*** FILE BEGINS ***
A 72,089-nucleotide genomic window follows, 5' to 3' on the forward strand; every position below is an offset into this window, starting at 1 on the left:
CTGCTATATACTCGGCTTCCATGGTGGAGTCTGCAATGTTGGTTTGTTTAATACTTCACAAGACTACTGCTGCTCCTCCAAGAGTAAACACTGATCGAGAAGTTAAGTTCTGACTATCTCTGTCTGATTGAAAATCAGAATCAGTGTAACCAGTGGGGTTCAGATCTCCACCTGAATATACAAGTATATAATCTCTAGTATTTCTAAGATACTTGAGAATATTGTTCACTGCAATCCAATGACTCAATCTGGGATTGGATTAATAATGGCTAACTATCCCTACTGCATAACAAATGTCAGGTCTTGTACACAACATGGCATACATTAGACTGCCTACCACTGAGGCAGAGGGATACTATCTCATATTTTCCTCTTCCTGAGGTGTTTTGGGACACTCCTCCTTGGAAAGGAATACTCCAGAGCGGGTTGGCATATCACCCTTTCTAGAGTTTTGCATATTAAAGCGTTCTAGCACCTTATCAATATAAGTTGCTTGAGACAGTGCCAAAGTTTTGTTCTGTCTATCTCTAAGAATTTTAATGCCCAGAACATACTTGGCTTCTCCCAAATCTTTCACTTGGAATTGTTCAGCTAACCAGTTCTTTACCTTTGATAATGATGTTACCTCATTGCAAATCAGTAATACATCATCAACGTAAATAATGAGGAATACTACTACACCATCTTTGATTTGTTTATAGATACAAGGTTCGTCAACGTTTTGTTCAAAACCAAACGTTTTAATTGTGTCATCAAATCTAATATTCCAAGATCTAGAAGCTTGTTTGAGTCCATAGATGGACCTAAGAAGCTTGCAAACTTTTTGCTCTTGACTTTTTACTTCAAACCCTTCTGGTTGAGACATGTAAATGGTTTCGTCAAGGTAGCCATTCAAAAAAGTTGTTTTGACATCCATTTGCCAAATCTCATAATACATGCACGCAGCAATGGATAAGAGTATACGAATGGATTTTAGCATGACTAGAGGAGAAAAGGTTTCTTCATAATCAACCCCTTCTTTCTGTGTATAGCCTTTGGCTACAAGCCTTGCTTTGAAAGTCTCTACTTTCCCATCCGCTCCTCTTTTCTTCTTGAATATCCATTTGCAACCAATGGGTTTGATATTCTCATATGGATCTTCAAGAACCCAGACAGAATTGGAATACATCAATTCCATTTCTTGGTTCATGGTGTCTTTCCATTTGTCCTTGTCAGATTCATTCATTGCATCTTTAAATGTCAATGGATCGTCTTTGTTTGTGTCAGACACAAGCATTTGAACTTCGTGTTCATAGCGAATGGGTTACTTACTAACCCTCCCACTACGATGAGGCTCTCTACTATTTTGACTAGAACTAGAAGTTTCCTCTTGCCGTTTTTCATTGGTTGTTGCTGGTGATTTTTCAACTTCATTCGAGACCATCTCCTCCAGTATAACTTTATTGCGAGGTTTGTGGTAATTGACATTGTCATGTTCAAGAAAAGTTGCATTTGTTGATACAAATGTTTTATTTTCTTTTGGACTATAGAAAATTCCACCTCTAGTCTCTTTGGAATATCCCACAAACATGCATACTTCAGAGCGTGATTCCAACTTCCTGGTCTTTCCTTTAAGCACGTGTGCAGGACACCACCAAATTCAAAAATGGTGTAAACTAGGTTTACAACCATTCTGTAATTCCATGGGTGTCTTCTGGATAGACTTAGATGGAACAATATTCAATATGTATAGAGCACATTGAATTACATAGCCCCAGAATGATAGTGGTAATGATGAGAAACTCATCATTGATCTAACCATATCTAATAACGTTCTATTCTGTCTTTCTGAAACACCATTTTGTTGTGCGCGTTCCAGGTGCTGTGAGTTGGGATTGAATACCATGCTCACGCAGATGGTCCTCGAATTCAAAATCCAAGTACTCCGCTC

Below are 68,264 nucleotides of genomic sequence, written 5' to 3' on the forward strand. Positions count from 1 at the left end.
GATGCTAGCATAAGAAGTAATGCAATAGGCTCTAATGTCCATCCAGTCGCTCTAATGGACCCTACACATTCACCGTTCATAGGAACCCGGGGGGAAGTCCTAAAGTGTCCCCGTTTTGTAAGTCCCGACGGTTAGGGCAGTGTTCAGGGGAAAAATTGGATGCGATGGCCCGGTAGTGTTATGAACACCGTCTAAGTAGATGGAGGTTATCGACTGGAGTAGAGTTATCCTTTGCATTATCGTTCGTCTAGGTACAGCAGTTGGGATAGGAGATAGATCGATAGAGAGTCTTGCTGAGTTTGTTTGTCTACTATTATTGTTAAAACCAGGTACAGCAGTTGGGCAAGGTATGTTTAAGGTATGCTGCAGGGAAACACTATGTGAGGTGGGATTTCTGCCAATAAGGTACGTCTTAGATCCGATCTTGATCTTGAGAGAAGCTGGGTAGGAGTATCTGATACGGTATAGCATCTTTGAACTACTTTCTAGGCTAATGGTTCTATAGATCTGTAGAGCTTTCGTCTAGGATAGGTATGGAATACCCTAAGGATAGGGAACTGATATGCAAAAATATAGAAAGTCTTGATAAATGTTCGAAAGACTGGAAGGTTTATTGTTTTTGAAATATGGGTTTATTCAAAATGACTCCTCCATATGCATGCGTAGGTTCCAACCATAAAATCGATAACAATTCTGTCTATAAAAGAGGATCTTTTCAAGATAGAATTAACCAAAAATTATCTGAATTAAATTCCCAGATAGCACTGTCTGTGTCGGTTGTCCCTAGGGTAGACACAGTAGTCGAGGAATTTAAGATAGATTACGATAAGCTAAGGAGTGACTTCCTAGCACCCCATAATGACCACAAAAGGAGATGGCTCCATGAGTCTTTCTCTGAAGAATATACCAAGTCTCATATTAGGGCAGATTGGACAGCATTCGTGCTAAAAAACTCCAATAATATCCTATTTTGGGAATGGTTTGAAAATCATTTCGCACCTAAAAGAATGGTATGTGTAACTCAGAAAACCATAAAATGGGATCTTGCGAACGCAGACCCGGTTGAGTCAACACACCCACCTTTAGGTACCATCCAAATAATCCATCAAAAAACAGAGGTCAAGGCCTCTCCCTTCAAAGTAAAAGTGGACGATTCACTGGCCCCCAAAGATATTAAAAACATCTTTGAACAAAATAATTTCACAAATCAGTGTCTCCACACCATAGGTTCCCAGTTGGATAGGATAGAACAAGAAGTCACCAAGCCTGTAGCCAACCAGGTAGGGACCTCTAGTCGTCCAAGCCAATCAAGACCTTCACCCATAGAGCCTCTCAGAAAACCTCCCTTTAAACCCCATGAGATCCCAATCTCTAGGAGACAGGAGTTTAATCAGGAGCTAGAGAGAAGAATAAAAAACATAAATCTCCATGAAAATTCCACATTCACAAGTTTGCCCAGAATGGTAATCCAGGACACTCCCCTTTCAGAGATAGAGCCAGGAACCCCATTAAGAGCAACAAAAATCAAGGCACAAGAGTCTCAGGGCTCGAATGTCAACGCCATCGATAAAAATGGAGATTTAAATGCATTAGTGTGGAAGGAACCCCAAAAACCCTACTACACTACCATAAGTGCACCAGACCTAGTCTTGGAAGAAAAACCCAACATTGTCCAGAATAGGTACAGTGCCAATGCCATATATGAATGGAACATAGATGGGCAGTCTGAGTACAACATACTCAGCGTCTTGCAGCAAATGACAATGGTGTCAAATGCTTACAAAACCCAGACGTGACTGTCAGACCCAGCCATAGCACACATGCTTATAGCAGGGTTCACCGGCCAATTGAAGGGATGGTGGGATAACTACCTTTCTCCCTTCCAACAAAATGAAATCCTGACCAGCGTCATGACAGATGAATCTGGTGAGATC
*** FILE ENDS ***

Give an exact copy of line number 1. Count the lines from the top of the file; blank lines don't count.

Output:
A 72,089-nucleotide genomic window follows, 5' to 3' on the forward strand; every position below is an offset into this window, starting at 1 on the left: